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Author Topic:   Spontaneous fission, decay rates, and critical mass
DWIII
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Message 1 of 2 (647103)
01-08-2012 6:28 AM


In "How did the Aborigines get to Australia?" (Message 57):

Zen Deist writes:


Fission is a type of decay process.

http://en.wikipedia.org/wiki/Spontaneous_fission

quote:
Spontaneous fission (SF) is a form of radioactive decay characteristic of very heavy isotopes. Because the nuclear binding energy reaches a maximum at a nuclear mass greater than about 60 atomic mass units (u), spontaneous breakdown into smaller nuclei and single particles becomes possible at heavier masses. ...

As the name suggests, spontaneous fission gives much the same result as induced nuclear fission. However, like other forms of radioactive decay, it occurs due to quantum tunneling, without the atom having been struck by a neutron or other particle as in induced nuclear fission.

Spontaneous fissions release neutrons as all fissions do, so if a critical mass is present, a spontaneous fission can initiate a self-sustaining chain reaction. ...


The process that results in alpha and beta decay is the same process for spontaneous breakdown into nuclei larger than a Helium nuclei (alpha particle).

You can't affect decay rates without affecting fission decay.

When you reduce the nuclear binding energy or lower the barrier for radioactive decay to occur, and reduce the decay rate, you would increase the occurrence of all forms of radioactive decay, including fission.

This means that the critical mass required to reach a sustained reaction is reduced.

Nonukes quite correctly points out the errors in the preceding, namely, that the phenomenon of induced fission, which proceeds extremely rapidly on the successful absorption of a free neutron, is very different from spontaneous fission, which is an extremely rare phenomenon compared to the typical natural decay rate of a radioactive substance.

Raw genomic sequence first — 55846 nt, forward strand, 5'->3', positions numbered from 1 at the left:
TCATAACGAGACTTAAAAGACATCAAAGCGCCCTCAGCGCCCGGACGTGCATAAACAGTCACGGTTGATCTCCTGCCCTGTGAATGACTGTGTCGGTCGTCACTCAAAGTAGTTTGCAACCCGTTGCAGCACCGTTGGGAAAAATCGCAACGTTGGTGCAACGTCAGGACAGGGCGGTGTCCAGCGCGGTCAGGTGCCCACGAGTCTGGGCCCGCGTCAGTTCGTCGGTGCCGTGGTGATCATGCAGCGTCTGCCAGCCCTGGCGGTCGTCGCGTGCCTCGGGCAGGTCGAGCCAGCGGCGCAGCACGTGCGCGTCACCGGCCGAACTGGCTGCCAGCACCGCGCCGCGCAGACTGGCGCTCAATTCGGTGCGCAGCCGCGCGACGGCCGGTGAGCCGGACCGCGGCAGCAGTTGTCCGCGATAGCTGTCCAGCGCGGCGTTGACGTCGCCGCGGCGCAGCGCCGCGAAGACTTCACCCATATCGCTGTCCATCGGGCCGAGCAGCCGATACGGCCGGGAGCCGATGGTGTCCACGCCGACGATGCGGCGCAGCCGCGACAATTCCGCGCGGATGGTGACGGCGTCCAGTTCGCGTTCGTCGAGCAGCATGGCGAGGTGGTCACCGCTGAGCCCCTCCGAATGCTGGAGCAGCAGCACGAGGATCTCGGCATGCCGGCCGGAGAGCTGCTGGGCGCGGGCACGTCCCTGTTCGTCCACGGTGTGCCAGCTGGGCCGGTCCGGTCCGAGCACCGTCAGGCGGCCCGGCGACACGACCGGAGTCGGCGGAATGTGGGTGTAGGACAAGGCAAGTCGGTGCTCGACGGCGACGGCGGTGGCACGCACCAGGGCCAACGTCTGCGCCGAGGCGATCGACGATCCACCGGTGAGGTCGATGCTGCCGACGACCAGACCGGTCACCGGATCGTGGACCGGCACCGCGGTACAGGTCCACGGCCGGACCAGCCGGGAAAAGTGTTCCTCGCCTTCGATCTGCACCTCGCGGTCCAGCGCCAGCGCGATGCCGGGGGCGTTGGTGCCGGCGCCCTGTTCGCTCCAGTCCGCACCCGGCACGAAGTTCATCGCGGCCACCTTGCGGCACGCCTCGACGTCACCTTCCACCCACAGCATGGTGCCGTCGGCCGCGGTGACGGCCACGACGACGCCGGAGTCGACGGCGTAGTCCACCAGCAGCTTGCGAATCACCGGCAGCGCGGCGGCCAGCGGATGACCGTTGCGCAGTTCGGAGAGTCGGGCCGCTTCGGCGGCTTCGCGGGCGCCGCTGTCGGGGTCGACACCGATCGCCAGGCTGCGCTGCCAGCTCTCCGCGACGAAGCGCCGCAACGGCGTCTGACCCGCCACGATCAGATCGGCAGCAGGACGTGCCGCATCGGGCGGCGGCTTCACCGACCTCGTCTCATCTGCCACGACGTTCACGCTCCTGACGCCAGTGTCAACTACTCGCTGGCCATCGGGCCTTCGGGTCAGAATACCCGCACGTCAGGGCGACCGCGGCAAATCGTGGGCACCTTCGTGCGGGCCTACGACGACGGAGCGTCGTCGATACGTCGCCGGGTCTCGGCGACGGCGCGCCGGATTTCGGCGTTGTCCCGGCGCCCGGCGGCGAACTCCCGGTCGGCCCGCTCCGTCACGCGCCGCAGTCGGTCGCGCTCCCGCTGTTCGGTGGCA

The statements "You can't affect decay rates without affecting fission decay" and "When you reduce the nuclear binding energy or lower the barrier for radioactive decay to occur, and reduce the decay rate, you would increase the occurrence of all forms of radioactive decay, including fission" and "the critical mass required to reach a sustained reaction is reduced" collectively imply some sort of correlation between decay rates and critical mass. This is arguably not the case. Here is the raw data for fissionable isotopes of plutonium, extracted from Wikipedia (Critical mass and Isotopes of plutonium)


Isotope Critical mass Half-life Proportion of
(bare unbounded sphere) spontaneous fission events
-----------------------------------------------------------------------------
Pu 238 9 kg 87.7 y 1.9 * 10^ -7 %
Pu 239 10 kg 24100 y 3.1 * 10^-10 %
Pu 240 40 kg 6560 y 5.7 * 10^ -6 %
Pu 241 12 kg 14.3 y 2.4 * 10^-14 %
Pu 242 85 kg 375000 y 5.5 * 10^ -4 %
-----------------------------------------------------------------------------

Dividing the proportion of spontaneous fission events by the half-life (where half-life is inversely proportional to activity) would, in addition, give an indication of how many spontaneous fission events are to be expected per unit time per unit mass.

It turns out that, as far as I can see (at least for plutonium), there seems to be essentially no correlation between the following paired sets of data:

1) half-life and proportional spontaneous fission rate
2) half-life and critical mass
3) proportional spontaneous fission rate and critical mass
4) absolute rate of spontaneous fission and critical mass

(Feel free to make your own scatter-plots, of course.)

As Nonukes points out, the rate of spontaneous fission events has nothing to do with the size of a fissionable isotope's critical mass (all you really need is one fortuitous event in a critical mass to start a chain reaction), and even less to do with the overall decay rate of a fissionable isotope that is not undergoing a chain reaction.

An analogy would be what is known as the "percolation threshold" for feedback systems, such as a forest fire, or a field of upright dominoes. It's a given that the probability of a tree spontaneously catching fire is extremely low, but, if that probability isn't precisely zero, a spreading conflagration would be inevitable solely dependent on tree flammability, asymptotic density, and size of the forest.


DWIII

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Message 2 of 2 (647148)
01-08-2012 8:05 AM


Thread Copied to Dates and Dating Forum
Thread copied to the Spontaneous fission, decay rates, and critical mass thread in the Dates and Dating forum, this copy of the thread has been closed.

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